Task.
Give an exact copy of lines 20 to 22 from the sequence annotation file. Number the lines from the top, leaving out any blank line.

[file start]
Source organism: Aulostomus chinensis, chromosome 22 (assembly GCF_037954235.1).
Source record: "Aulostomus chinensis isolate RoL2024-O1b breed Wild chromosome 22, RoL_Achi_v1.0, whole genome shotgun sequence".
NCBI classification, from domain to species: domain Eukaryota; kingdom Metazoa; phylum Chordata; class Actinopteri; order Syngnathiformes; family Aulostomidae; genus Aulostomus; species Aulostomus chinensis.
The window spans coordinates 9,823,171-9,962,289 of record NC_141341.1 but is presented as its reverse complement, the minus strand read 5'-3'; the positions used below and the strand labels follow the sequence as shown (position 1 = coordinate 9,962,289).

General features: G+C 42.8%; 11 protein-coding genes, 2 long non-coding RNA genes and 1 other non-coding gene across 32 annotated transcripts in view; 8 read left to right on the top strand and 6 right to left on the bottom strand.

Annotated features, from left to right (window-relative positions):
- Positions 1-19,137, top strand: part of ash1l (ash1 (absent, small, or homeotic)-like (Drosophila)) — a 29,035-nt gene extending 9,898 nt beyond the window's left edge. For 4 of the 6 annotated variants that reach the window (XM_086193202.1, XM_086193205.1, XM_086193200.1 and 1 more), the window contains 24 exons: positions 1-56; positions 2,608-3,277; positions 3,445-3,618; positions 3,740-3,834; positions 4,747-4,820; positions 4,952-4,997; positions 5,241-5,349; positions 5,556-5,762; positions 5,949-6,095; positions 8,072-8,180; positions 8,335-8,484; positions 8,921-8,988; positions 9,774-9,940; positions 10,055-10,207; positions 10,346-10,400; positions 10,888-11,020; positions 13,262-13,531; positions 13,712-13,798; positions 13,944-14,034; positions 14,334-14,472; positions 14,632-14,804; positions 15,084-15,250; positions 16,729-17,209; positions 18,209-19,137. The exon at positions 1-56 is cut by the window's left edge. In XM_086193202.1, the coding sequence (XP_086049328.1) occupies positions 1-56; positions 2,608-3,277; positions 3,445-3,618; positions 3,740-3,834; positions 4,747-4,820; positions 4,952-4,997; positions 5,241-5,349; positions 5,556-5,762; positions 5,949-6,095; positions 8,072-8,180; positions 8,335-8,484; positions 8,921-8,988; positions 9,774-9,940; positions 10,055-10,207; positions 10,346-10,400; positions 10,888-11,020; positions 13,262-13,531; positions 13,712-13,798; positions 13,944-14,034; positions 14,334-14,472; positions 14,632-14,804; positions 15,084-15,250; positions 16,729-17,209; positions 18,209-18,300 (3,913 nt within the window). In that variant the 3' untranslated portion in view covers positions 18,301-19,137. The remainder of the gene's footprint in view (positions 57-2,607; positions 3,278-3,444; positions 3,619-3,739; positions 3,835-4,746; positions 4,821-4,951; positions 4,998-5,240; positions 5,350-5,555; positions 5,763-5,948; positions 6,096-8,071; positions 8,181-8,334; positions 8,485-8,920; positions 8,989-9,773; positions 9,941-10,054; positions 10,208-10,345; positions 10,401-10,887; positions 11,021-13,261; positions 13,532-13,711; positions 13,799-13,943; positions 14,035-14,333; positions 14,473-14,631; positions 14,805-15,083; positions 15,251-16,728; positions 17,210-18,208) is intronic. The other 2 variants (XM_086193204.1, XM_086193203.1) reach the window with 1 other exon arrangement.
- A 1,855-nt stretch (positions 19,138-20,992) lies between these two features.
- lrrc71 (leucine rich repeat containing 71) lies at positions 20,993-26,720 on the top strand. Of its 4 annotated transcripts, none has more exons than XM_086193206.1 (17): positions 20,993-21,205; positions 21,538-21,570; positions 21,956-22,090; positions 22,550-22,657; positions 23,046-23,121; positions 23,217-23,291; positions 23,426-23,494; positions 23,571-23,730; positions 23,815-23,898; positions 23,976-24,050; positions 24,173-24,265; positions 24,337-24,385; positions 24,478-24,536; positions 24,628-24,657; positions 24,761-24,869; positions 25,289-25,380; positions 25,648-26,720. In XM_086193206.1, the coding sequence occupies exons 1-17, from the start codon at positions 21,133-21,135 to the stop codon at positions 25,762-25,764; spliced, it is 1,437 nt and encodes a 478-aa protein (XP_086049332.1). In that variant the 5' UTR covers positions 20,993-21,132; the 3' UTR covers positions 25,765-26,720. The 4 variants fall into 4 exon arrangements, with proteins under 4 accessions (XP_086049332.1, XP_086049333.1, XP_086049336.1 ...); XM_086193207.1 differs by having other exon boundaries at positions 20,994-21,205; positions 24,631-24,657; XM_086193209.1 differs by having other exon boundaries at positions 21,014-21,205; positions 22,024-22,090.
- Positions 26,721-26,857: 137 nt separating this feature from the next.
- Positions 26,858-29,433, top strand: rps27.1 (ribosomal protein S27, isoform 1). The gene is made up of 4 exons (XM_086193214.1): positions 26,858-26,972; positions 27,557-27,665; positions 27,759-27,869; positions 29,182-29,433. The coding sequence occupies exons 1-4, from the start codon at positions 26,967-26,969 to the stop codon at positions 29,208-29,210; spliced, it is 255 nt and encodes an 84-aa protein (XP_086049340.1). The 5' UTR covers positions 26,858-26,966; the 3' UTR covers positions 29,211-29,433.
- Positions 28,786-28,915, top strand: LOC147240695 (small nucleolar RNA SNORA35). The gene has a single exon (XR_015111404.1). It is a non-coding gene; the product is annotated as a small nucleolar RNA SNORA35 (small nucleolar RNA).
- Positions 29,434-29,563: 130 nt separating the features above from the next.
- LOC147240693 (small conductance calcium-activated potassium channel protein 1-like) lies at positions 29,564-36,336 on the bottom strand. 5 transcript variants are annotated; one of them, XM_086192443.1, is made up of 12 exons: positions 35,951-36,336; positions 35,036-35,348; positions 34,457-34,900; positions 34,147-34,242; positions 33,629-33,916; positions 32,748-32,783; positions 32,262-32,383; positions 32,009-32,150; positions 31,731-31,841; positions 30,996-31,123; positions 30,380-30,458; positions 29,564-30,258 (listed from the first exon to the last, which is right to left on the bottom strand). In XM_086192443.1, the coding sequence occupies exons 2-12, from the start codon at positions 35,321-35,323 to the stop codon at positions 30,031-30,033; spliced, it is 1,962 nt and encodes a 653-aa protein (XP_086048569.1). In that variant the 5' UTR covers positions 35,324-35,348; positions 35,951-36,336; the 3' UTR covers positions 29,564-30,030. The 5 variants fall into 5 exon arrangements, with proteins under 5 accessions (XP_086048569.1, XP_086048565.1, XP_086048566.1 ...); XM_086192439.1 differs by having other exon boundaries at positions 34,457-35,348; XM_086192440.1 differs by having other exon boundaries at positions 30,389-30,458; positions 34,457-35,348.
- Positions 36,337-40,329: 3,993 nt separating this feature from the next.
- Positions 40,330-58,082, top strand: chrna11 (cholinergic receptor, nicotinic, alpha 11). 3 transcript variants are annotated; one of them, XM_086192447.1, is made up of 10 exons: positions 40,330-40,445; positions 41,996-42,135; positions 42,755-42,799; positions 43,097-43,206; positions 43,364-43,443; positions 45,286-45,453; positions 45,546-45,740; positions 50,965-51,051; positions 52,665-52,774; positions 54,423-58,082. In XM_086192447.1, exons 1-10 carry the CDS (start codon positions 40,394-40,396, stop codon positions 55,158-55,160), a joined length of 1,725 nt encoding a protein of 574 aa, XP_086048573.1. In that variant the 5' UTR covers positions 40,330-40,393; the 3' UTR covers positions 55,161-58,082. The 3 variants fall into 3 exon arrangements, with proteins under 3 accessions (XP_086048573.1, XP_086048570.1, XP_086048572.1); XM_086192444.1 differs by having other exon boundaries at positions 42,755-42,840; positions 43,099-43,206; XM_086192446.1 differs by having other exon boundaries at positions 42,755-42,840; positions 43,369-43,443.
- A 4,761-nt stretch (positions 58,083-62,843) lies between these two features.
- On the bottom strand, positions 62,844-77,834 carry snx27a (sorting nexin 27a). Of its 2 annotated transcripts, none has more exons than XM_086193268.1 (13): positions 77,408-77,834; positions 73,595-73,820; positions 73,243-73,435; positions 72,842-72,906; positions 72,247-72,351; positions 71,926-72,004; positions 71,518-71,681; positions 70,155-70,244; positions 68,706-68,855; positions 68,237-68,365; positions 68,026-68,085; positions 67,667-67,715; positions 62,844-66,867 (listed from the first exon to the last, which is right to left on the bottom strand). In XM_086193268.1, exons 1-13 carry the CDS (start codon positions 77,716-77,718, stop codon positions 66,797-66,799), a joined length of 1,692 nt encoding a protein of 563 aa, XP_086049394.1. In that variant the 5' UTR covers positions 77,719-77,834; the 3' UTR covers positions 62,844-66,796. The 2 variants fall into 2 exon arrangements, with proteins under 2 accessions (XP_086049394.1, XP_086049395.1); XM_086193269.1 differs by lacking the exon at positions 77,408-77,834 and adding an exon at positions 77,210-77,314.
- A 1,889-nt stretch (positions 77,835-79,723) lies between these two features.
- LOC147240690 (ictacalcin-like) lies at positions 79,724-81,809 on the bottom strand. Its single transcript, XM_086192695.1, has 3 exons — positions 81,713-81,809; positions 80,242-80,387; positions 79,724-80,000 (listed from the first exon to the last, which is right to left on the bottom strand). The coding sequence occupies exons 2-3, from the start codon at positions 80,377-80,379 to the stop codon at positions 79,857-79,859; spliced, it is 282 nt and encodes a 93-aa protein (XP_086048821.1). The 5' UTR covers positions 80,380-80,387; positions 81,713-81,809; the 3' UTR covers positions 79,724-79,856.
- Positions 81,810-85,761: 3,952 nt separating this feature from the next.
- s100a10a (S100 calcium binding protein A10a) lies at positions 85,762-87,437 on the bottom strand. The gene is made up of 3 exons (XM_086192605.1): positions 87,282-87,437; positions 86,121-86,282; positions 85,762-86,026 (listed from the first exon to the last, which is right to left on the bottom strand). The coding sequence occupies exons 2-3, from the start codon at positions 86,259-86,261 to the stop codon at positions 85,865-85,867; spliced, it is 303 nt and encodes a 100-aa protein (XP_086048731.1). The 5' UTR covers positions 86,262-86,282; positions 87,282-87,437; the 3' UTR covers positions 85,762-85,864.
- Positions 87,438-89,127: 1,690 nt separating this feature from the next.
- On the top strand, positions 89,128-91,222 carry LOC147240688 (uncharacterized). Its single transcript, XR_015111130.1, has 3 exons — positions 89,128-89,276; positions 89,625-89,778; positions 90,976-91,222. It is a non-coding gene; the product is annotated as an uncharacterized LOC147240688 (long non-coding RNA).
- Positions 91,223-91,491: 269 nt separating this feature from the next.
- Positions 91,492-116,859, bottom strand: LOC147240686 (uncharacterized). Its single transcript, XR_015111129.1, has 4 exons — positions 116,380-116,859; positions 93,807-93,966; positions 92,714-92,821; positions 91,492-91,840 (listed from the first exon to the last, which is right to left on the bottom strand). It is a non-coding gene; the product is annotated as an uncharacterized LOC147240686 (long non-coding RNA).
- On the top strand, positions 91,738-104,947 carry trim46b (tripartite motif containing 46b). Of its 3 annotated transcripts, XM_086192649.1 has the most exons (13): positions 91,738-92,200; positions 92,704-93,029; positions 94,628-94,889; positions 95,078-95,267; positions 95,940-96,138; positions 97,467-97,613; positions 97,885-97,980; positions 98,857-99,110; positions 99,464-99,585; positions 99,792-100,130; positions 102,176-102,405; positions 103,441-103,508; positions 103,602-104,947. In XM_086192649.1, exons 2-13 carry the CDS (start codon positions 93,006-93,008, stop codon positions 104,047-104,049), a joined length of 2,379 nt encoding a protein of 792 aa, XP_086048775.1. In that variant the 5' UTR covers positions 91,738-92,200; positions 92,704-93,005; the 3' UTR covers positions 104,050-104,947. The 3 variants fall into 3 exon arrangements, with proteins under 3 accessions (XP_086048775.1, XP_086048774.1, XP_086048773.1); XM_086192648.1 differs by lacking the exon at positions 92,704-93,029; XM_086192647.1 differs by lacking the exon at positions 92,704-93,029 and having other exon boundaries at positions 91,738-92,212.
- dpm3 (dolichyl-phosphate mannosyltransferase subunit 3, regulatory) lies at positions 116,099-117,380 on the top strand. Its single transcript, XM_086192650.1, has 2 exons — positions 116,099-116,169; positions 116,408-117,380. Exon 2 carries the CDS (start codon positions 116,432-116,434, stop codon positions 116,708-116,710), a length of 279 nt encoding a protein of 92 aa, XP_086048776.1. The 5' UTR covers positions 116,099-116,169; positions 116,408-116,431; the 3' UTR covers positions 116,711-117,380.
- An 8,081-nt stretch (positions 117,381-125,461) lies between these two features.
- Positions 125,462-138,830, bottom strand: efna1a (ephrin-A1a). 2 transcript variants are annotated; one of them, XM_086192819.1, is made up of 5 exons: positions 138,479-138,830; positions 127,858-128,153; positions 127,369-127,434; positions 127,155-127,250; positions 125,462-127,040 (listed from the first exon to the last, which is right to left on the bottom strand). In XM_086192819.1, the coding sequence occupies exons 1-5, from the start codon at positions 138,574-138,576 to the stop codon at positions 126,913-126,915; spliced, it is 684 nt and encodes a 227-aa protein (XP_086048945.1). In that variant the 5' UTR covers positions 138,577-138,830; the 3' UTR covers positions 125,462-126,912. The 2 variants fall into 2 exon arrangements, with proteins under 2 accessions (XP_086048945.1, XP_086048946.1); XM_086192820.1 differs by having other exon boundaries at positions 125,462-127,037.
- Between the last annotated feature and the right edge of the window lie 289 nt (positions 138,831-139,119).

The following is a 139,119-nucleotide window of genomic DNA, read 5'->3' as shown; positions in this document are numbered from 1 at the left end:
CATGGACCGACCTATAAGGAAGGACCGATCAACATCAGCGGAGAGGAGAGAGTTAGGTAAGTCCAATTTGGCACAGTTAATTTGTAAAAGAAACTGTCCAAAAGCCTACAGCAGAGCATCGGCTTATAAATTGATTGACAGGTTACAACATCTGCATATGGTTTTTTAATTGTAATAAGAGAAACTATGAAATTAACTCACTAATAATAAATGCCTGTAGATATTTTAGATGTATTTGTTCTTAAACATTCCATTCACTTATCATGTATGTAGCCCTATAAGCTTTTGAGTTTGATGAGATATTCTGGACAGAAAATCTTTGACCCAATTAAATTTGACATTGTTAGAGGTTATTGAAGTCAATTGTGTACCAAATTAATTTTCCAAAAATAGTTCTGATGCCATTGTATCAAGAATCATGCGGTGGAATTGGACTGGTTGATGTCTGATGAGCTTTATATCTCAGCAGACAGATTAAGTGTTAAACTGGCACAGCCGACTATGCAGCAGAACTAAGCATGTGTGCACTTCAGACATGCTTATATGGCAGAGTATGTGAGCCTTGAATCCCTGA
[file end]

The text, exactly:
- LOC147240690 (ictacalcin-like) lies at positions 79,724-81,809 on the bottom strand. Its single transcript, XM_086192695.1, has 3 exons — positions 81,713-81,809; positions 80,242-80,387; positions 79,724-80,000 (listed from the first exon to the last, which is right to left on the bottom strand). The coding sequence occupies exons 2-3, from the start codon at positions 80,377-80,379 to the stop codon at positions 79,857-79,859; spliced, it is 282 nt and encodes a 93-aa protein (XP_086048821.1). The 5' UTR covers positions 80,380-80,387; positions 81,713-81,809; the 3' UTR covers positions 79,724-79,856.
- Positions 81,810-85,761: 3,952 nt separating this feature from the next.
- s100a10a (S100 calcium binding protein A10a) lies at positions 85,762-87,437 on the bottom strand. The gene is made up of 3 exons (XM_086192605.1): positions 87,282-87,437; positions 86,121-86,282; positions 85,762-86,026 (listed from the first exon to the last, which is right to left on the bottom strand). The coding sequence occupies exons 2-3, from the start codon at positions 86,259-86,261 to the stop codon at positions 85,865-85,867; spliced, it is 303 nt and encodes a 100-aa protein (XP_086048731.1). The 5' UTR covers positions 86,262-86,282; positions 87,282-87,437; the 3' UTR covers positions 85,762-85,864.